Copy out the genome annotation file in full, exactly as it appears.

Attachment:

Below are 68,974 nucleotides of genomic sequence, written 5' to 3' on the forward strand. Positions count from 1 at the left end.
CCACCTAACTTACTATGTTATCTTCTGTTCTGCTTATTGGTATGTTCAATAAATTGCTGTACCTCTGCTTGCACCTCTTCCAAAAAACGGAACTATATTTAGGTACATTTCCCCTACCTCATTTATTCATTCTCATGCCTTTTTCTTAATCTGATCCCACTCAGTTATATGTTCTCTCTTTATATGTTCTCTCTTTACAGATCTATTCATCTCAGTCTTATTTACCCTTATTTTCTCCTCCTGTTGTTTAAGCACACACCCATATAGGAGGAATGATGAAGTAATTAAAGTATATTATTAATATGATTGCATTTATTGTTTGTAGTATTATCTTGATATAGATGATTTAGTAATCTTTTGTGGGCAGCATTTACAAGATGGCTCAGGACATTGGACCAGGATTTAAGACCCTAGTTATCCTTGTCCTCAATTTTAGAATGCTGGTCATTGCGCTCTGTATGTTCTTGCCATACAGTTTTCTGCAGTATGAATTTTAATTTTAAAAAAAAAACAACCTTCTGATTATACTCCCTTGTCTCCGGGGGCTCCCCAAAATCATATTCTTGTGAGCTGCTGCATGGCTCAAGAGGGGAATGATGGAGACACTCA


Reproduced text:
Below are 68,974 nucleotides of genomic sequence, written 5' to 3' on the forward strand. Positions count from 1 at the left end.
CCACCTAACTTACTATGTTATCTTCTGTTCTGCTTATTGGTATGTTCAATAAATTGCTGTACCTCTGCTTGCACCTCTTCCAAAAAACGGAACTATATTTAGGTACATTTCCCCTACCTCATTTATTCATTCTCATGCCTTTTTCTTAATCTGATCCCACTCAGTTATATGTTCTCTCTTTATATGTTCTCTCTTTACAGATCTATTCATCTCAGTCTTATTTACCCTTATTTTCTCCTCCTGTTGTTTAAGCACACACCCATATAGGAGGAATGATGAAGTAATTAAAGTATATTATTAATATGATTGCATTTATTGTTTGTAGTATTATCTTGATATAGATGATTTAGTAATCTTTTGTGGGCAGCATTTACAAGATGGCTCAGGACATTGGACCAGGATTTAAGACCCTAGTTATCCTTGTCCTCAATTTTAGAATGCTGGTCATTGCGCTCTGTATGTTCTTGCCATACAGTTTTCTGCAGTATGAATTTTAATTTTAAAAAAAAAACAACCTTCTGATTATACTCCCTTGTCTCCGGGGGCTCCCCAAAATCATATTCTTGTGAGCTGCTGCATGGCTCAAGAGGGGAATGATGGAGACACTCA